It increases the force of contraction of the heart by reversibly inhibiting the activity of the myocardial Na-K ATPase pump on the extracytoplasmic site of the α-subunit.[4] This binding causes an increase in intracellular sodium which, in turn, causes an increase in the availability of activator Ca++ in heart cells, either through enhanced Ca++ entry, decreased expulsion of Ca++, or both, through Na+-Ca++ cation exchanger and increases the force of contraction.[4,6,7] The cardiac output increases with a subsequent decrease in the ventricular filling pressures.[6]

AV nodal inhibition through vagomimetic effect

It acts on the AV node by stimulating the parasympathetic nervous system and slows AV nodal conduction which, in turn, reduces the heart rate. In addition, the increased intracellular calcium levels prolong Phases 4 and 0 of the cardiac action potential, thus increasing the refractivity of the AV node.[6]


Absorption of digoxin is 70% on oral administration and about 25% is serum albumin bound.[7] Digoxin has a high volume of distribution due to extensive binding to the muscle, and hence, lean body weight should be considered while dosing.[4,7] The renal excretion of digoxin is mostly unchanged and is directly proportional to the glomerular filtration rate (GFR).[6] Digoxin cannot be cleared by dialysis.[7]



Elderly patients have an increased risk of toxicity and dosing should be judicious.[10]


Females have been shown to have more mortality with use but studies are lacking with more women needed to be enrolled in trials.[10]


Apart from a few studies showing increased morbidity in underrepresented ethnicities, almost no studies are available.[10]

Body weight

Lean body weight is more important for loading due to high binding to muscle.[7] The changes in body composition due to obesity are of little significance. Lower range doses of 0.75– 1 mg and higher doses of 1–1.5 mg should be used for the lean body weight of 45–70 kg and 71–90 kg, respectively, for loading. A body weight of <45 kg should be given half the dose.[11]

Renal function

Since 70–80% of digoxin is excreted unchanged, renal insufficiency requires the loading and maintenance doses to be reduced. The loading dose is decreased by half to one-third in CKD. For Stage 5 CKD on renal replacement therapy, other agents (beta-blockers and calcium channel blockers) are preferred or a 10–25% of normal dose of digoxin is indicated.[11]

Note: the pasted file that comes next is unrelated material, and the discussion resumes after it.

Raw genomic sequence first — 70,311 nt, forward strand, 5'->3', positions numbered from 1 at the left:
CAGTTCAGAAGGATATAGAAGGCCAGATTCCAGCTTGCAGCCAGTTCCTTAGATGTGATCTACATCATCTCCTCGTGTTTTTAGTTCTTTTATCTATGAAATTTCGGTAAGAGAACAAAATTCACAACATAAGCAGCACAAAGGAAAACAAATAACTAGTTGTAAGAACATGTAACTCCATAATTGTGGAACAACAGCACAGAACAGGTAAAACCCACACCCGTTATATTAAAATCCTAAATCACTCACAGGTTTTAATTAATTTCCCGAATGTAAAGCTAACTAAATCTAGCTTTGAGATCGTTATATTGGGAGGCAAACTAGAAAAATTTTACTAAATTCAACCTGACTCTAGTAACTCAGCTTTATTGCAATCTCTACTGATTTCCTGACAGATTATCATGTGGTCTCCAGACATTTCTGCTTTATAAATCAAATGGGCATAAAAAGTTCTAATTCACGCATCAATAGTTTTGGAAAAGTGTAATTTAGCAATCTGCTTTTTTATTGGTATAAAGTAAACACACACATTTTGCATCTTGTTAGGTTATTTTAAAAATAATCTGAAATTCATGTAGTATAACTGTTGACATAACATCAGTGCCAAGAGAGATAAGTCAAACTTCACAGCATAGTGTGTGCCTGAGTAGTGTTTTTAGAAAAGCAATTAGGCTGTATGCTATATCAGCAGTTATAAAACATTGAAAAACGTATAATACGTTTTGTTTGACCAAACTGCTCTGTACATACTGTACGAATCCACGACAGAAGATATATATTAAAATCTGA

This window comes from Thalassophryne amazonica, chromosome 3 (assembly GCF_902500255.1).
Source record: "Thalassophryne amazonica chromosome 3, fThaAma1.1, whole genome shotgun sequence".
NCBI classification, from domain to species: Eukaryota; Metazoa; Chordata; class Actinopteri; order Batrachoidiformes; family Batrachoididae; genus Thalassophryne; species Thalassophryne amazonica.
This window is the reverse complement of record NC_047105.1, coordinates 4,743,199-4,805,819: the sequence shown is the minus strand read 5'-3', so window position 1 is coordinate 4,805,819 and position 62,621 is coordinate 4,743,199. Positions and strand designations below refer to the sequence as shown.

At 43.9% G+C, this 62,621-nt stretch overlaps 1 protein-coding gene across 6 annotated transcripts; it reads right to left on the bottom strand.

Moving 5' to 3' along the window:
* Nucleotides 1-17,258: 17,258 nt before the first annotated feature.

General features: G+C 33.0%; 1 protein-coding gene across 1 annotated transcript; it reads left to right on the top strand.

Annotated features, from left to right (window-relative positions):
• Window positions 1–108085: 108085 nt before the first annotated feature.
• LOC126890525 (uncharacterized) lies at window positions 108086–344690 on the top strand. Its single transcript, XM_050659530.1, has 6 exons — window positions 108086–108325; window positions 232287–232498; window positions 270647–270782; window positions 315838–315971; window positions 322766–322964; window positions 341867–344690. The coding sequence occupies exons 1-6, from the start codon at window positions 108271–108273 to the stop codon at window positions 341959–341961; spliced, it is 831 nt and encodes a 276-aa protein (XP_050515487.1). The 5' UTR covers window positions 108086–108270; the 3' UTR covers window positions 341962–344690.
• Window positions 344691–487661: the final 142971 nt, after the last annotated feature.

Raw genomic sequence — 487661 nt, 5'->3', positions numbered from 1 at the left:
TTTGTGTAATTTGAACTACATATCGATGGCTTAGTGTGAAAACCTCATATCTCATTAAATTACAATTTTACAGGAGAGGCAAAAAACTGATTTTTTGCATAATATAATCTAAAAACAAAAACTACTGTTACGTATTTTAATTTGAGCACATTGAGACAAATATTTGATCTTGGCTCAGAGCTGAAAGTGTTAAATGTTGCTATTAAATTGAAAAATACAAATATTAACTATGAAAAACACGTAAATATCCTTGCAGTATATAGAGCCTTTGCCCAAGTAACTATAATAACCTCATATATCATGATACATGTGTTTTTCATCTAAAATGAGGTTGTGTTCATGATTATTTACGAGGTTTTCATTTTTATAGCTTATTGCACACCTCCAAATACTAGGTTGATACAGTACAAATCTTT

Drug interactions

Interactions are mainly due to the P-glycoprotein efflux transporter which is located in the intestinal epithelium and pumps out digoxin from the intracellular space into the lumen and thus decreasing the serum levels.[12] Inhibitors of P-glycoprotein increase serum digoxin levels, for example, amiodarone, dronedarone, quinidine, and propafenone. Inducers of P-glycoprotein reduce the levels, for example, phenytoin, rifampin, etc. Bupropion also reduces levels of digoxin by 60%.[11] Diuretics reduce GFR and may result in digoxin toxicity. They may induce hypokalaemia which may precipitate digoxin toxicity when coadministered. Tetracycline and erythromycin can interfere with the hydrolysis of digoxin, leading to increased levels.[11]

Hypokalaemia and digoxin both inhibit sodium-potassium ATPase and increase the risk for arrhythmias and toxicity. Hypomagnesaemia is also associated with digoxin toxicity.[10]


Due to the narrow therapeutic range of digoxin, toxicity is a major concern.[11] This is particularly important in the elderly, renal insufficiency, electrolyte abnormalities, multiple drugs, lean body mass, and female sex. There is an increased risk of all-cause mortality with digoxin levels of more than 1.6– 2 ng/ml.[10] Thus, monitoring of the serum levels is essential and blood samples should be taken optimally every 12 h.[11]


The most common symptoms of digoxin toxicity are gastrointestinal and include nausea, vomiting, abdominal pain, and diarrhoea. The cardiac manifestations are the most concerning and can be fatal. The classic arrhythmias due to digoxin include atrial tachycardia with a 2:1 conduction, bidirectional ventricular tachycardia, and atrial fibrillation with a slow ventricular response. In a literal sense, its toxicity can induce every arrhythmia except for rapidly conducted atrial arrhythmias (atrial fibrillation and atrial flutter). In AF, an increase in the dose can result in AV block and regular junctional rhythm. Arrhythmias can occur at both therapeutic and subtherapeutic concentrations.[11] Neurological symptoms include lethargy, confusion, and vertigo altered mental status/delirium in the absence of hypoperfusion of the brain. Ocular manifestations include xanthopsia or seeing a yellow, blurred vision, and diplopia.[4]


AHC/ACC guidelines for the use of digoxin in heart failure

According to the ACC/AHA 2013 guidelines,[13] digoxin can be used for symptomatic relief, improved quality of life (QoL), and exercise tolerance irrespective of sinus rhythm in mild-to-moderate heart failure. It is used as an add-on drug to guideline-directed medical therapy.

AHC/ACC guidelines for the use of digoxin in atrial fibrillation

According to the ACC/AHC 2014 guidelines,[14] digoxin is not a first-line agent for ventricular rate control and is not an optimal agent for rapid rate control due to the slow onset of action. It decreases the resting heart rate with chronic use but not with exercise. It may be combined with beta-blockers or non-dihydropyridine calcium channel blockers for rate control during exercise.

ESC guidelines for the use of digoxin in acute and chronic heart failure